New shipping law to benefit seafarers
The Senate yesterday passed the Shipping (Amendment) Act, 2020, with two adjustments to make more complete provisions for the rights and living conditions of seafarers in line with the Maritime Labour Convention.
Piloting the bill in the Upper House, Kamina Johnson Smith, foreign affairs and foreign trade minister, said the new law will provide protection for Jamaicans when they are aboard a foreign-flagged vessel in Jamaican waters. It will also provide coverage for Jamaican seafarers aboard Jamaican ships wherever they are in the world.
Johnson Smith, the leader of government business in the Senate, pointed out that under the current Shipping Act, only the crew or those responsible for navigation are accorded certain rights. She said that other workers are left to “the kindness of their employers or depending on the nationality of the flagged ship, bear observance of the convention for our workers on their ship”.
She told her colleagues in the Senate that the bill makes better provisions for the maintenance of standards within the shipping industry, locally and internationally, promoting respect for the dignity of each person notwithstanding the role they perform on a ship.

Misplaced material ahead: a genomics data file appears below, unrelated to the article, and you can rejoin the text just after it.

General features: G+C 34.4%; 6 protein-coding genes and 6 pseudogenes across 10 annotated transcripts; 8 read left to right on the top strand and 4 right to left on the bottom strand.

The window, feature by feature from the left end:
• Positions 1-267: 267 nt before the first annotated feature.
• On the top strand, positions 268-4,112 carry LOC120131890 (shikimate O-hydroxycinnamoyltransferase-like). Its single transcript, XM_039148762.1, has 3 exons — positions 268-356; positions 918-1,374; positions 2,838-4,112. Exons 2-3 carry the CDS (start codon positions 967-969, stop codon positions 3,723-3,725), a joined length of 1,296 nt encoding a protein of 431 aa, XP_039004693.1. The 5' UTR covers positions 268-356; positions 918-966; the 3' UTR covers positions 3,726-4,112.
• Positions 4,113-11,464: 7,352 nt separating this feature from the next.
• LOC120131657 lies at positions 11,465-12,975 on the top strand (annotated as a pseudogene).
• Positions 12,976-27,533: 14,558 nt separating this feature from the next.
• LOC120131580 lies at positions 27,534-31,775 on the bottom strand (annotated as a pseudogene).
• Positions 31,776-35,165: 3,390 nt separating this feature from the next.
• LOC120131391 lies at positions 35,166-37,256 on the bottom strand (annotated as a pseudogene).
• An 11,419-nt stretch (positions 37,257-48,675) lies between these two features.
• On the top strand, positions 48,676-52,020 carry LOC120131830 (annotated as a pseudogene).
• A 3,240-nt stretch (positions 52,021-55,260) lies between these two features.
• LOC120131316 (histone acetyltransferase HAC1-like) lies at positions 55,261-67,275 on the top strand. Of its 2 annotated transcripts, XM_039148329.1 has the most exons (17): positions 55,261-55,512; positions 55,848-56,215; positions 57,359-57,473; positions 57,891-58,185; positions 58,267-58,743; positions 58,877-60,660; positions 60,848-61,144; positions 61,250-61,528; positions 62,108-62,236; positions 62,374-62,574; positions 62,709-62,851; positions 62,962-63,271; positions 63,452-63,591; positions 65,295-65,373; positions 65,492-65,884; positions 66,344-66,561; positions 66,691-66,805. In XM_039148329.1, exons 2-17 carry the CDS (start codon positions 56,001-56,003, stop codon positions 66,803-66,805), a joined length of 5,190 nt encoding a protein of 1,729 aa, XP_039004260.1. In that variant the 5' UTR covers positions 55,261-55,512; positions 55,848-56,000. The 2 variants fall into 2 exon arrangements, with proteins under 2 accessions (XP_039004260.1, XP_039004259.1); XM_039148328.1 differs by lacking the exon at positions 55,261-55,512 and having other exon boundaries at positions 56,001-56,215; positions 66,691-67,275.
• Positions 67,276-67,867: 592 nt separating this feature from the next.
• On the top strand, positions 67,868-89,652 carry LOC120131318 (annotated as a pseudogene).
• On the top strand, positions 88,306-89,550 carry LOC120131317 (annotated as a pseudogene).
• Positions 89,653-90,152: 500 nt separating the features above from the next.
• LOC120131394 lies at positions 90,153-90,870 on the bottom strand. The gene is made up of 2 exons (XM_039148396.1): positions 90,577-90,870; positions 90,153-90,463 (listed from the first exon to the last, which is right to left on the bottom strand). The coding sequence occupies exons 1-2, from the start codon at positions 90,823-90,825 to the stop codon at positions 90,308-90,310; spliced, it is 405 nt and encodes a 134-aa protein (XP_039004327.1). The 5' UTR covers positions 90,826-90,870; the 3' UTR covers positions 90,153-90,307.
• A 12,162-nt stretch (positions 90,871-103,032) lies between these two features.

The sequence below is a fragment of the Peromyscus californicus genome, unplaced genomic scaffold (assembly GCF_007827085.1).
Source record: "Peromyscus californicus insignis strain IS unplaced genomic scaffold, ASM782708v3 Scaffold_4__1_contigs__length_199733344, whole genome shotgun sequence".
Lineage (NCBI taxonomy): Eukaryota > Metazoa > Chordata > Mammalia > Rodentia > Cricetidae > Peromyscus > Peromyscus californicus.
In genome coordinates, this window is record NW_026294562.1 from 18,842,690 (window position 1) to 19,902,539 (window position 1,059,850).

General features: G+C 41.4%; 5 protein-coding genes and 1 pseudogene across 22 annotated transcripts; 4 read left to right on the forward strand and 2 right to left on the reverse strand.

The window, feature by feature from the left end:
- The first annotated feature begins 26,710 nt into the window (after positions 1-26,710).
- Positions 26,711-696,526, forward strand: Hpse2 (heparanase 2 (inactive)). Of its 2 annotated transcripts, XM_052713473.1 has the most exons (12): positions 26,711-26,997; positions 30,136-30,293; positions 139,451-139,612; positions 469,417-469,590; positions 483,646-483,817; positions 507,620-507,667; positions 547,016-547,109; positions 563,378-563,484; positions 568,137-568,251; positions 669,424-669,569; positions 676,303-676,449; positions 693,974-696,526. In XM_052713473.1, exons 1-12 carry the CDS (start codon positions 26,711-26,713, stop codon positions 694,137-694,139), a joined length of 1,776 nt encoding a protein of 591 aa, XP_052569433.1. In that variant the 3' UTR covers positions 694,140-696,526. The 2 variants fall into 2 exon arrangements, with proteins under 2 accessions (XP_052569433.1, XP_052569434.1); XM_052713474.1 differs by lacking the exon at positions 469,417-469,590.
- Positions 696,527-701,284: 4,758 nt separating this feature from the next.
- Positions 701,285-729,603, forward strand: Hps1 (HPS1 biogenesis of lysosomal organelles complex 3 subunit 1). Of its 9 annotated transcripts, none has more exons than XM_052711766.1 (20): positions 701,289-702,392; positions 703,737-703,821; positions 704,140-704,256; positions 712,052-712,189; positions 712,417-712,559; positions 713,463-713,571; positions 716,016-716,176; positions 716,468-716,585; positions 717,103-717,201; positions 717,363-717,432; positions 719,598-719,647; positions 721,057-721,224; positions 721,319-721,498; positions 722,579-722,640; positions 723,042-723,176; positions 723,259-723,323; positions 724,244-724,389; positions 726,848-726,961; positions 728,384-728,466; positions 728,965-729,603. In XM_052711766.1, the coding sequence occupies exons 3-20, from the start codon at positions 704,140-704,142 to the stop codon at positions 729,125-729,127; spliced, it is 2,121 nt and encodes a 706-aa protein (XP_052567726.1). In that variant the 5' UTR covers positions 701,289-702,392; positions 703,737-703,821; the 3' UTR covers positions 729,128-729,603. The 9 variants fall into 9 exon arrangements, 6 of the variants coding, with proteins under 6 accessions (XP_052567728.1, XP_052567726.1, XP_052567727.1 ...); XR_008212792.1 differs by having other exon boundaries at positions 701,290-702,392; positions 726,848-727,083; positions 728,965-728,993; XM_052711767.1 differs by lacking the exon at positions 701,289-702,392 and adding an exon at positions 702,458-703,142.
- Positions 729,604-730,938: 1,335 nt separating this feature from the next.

Opposition Senator Floyd Morris welcomed the new bill that established a regime to prevent the exploitation of minors on ships.
“We don’t subscribe to that kind of employment regime of employing minors to work on ships,” he said.
Government Senator Kavan Gayle hailed the contribution of seafarers saying they have played a key role as part of the workforce that keeps world trade going during the pandemic.
In her contribution to the debate, Opposition Senator Janice Allen suggested that the Government should consider front-line workers, including seafarers, among those persons to receive the vaccine against COVID-19 when it becomes available locally.